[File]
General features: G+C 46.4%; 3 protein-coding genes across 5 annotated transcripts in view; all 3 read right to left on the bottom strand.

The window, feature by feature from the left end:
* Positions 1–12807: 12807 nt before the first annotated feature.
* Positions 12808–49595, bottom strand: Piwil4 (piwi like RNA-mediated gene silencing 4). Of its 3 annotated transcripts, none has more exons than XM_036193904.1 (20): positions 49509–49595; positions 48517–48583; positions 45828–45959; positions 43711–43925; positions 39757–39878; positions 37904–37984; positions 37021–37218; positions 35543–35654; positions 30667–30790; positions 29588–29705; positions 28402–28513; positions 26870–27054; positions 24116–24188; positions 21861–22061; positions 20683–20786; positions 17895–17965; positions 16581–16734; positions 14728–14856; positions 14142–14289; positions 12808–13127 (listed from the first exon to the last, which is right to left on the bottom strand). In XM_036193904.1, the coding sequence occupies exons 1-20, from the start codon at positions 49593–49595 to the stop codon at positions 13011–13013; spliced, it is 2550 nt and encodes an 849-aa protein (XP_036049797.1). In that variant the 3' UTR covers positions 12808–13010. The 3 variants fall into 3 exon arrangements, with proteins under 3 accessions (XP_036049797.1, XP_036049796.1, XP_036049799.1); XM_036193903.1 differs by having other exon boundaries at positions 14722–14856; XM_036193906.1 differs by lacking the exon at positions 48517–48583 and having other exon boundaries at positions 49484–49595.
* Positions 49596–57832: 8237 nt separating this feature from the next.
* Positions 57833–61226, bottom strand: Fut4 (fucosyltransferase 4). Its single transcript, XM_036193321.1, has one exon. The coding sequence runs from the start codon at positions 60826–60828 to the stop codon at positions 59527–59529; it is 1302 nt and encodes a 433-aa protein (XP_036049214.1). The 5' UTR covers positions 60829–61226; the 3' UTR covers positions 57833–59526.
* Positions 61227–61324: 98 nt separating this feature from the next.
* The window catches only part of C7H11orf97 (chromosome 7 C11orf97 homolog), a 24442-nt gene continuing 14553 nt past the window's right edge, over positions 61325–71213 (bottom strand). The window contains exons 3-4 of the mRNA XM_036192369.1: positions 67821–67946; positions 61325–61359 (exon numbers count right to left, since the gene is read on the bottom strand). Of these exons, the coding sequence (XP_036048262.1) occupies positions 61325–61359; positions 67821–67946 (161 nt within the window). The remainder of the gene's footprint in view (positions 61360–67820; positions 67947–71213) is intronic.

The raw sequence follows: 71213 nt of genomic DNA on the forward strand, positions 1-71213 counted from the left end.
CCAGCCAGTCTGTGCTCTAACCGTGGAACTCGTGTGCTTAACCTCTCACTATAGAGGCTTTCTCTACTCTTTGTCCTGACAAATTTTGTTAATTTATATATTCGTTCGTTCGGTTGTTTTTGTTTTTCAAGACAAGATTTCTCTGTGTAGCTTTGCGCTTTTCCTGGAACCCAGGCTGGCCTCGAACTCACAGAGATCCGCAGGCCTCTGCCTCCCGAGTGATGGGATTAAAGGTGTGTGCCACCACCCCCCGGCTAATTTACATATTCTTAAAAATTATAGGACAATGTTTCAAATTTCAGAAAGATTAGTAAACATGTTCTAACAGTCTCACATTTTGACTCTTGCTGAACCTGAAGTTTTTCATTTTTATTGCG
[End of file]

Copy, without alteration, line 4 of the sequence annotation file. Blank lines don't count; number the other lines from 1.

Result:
* Positions 12808–49595, bottom strand: Piwil4 (piwi like RNA-mediated gene silencing 4). Of its 3 annotated transcripts, none has more exons than XM_036193904.1 (20): positions 49509–49595; positions 48517–48583; positions 45828–45959; positions 43711–43925; positions 39757–39878; positions 37904–37984; positions 37021–37218; positions 35543–35654; positions 30667–30790; positions 29588–29705; positions 28402–28513; positions 26870–27054; positions 24116–24188; positions 21861–22061; positions 20683–20786; positions 17895–17965; positions 16581–16734; positions 14728–14856; positions 14142–14289; positions 12808–13127 (listed from the first exon to the last, which is right to left on the bottom strand). In XM_036193904.1, the coding sequence occupies exons 1-20, from the start codon at positions 49593–49595 to the stop codon at positions 13011–13013; spliced, it is 2550 nt and encodes an 849-aa protein (XP_036049797.1). In that variant the 3' UTR covers positions 12808–13010. The 3 variants fall into 3 exon arrangements, with proteins under 3 accessions (XP_036049797.1, XP_036049796.1, XP_036049799.1); XM_036193903.1 differs by having other exon boundaries at positions 14722–14856; XM_036193906.1 differs by lacking the exon at positions 48517–48583 and having other exon boundaries at positions 49484–49595.